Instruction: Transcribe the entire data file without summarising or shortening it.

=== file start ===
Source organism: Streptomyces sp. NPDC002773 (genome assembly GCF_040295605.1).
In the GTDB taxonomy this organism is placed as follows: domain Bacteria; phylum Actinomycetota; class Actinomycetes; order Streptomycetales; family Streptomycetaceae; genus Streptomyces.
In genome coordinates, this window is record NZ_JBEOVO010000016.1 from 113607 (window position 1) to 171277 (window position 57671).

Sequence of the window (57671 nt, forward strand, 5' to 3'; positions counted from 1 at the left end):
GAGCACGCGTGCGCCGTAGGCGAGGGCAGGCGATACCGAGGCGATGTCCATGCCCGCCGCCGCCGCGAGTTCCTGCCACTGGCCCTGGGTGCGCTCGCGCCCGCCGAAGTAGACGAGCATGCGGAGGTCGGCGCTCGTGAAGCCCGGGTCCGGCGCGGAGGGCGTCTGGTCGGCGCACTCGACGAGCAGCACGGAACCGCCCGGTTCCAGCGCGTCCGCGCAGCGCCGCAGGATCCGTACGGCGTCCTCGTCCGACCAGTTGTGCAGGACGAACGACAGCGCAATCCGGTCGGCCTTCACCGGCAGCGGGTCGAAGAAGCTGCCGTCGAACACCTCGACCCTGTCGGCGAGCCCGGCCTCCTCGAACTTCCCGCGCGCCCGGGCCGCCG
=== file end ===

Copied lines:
Source organism: Streptomyces sp. NPDC002773 (genome assembly GCF_040295605.1).
In the GTDB taxonomy this organism is placed as follows: domain Bacteria; phylum Actinomycetota; class Actinomycetes; order Streptomycetales; family Streptomycetaceae; genus Streptomyces.
In genome coordinates, this window is record NZ_JBEOVO010000016.1 from 113607 (window position 1) to 171277 (window position 57671).

Sequence of the window (57671 nt, forward strand, 5' to 3'; positions counted from 1 at the left end):
GAGCACGCGTGCGCCGTAGGCGAGGGCAGGCGATACCGAGGCGATGTCCATGCCCGCCGCCGCCGCGAGTTCCTGCCACTGGCCCTGGGTGCGCTCGCGCCCGCCGAAGTAGACGAGCATGCGGAGGTCGGCGCTCGTGAAGCCCGGGTCCGGCGCGGAGGGCGTCTGGTCGGCGCACTCGACGAGCAGCACGGAACCGCCCGGTTCCAGCGCGTCCGCGCAGCGCCGCAGGATCCGTACGGCGTCCTCGTCCGACCAGTTGTGCAGGACGAACGACAGCGCAATCCGGTCGGCCTTCACCGGCAGCGGGTCGAAGAAGCTGCCGTCGAACACCTCGACCCTGTCGGCGAGCCCGGCCTCCTCGAACTTCCCGCGCGCCCGGGCCGCCG